World Autism Awareness Week 2020 (30 March to 5 April), part of World Autism month, is one of those events that won’t be happening this year, in classrooms anyway. But why not use some of these excellent resources to sensitise your pupils to this issue? Perfect if you’re studying The Curious Incident of the Dog in the Night-time but well worth the time for any class from A2.
One school child in 100 in the UK on the autistic spectrum. and over 40% of these say they have been bullied at school. In 2019, over four thousand schools took part in awareness and fundraising activities for Autism Awareness Week.
Autism UK has many examples of life stories of autistic people on their websites, which is an excellent way to help pupils empathise, and understand there is no one standard “autistic person”. In “Stories from the Spectrum”, for example, check out Valentine's Day with IndieAndy, Pablo (about a children’s TV programme) and Talia Grant.
Over 99% of people have heard of autism, but only 16% of autistic people feel the public understand them. Autistic people and their families told Autism UK that the big five things that they wanted the public to understand were that autistic people can:
- Need extra time to process information
- Experience anxiety in social situations
- Experience anxiety with unexpected changes
- Find noise, smells and bright lights painful and distressing
- Become overwhelmed and experience a 'meltdown' or 'shutdown'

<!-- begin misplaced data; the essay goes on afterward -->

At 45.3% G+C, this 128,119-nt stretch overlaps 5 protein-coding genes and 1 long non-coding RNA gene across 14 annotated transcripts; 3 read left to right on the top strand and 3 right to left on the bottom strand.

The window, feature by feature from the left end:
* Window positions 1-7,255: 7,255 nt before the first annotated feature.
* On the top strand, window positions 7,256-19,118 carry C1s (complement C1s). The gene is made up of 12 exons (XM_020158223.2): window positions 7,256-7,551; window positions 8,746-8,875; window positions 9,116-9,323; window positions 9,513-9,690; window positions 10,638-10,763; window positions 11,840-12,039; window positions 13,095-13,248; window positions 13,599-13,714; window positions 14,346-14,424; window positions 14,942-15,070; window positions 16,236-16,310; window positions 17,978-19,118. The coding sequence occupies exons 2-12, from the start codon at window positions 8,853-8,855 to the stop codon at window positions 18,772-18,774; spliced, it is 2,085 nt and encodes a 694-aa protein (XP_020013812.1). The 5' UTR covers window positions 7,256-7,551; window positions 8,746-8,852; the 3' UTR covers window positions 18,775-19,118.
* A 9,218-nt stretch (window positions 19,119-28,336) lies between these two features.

For most of us “Too Much Information”, or “TMI” is just a phrase to use for to tell someone they are sharing too many intimate details with you: typically a teenager to a parent or vice versa. But for autistic people it is often a permanent reality. A common symptom in autism is an oversensitivity to sensory stimuli. That can be noise, light, smell or touch, or a combination of all of them. Some autistic people can’t bear to wear new clothes, for example. Older clothes that have been washed often are softer and the autistic person isn’t as constantly aware of them. Actress Talia Grey, who has Aspergers, explains that she has very sensitive smell and a strong smell can stop her from thinking properly because it mobilises so much of her consciousness.
So Britain’s National Autistic Society devised a campaign called Too Much Information, to try to explain to neurotypical people what an autistic person may be experiencing. Both these videos could be used from A2 as the point is not listening comprehension but describing an experience with the language tools the pupil has.
This short video appears to be a quiz show, but as it goes on, background sound starts to drown out the presenter’s words. This is one example of TMI for autistic people.
This short video tries to show how overwhelming sound and visual stimuli are for 11-year-old Alex Marshall on a visit to a shopping centre. There is almost no speech, just the slogan at the end, “I’m not naughty, I’m autistic, and I just get too much information.” However, this video is probably best used once school starts again. It’s deliberately anxiety-inducing, to help non-autistic people understand, but that’s better controlled in a classroom than for a pupil watching the video alone.
This video has much more speech, although the animated images really help comprehension. It could be used from B1. It is an interview with Professor Temple Grandin, an American animal behaviour expert, and herself autistic, talking about how she thinks in a very visual way, like many innovators from Tesla to Einstein.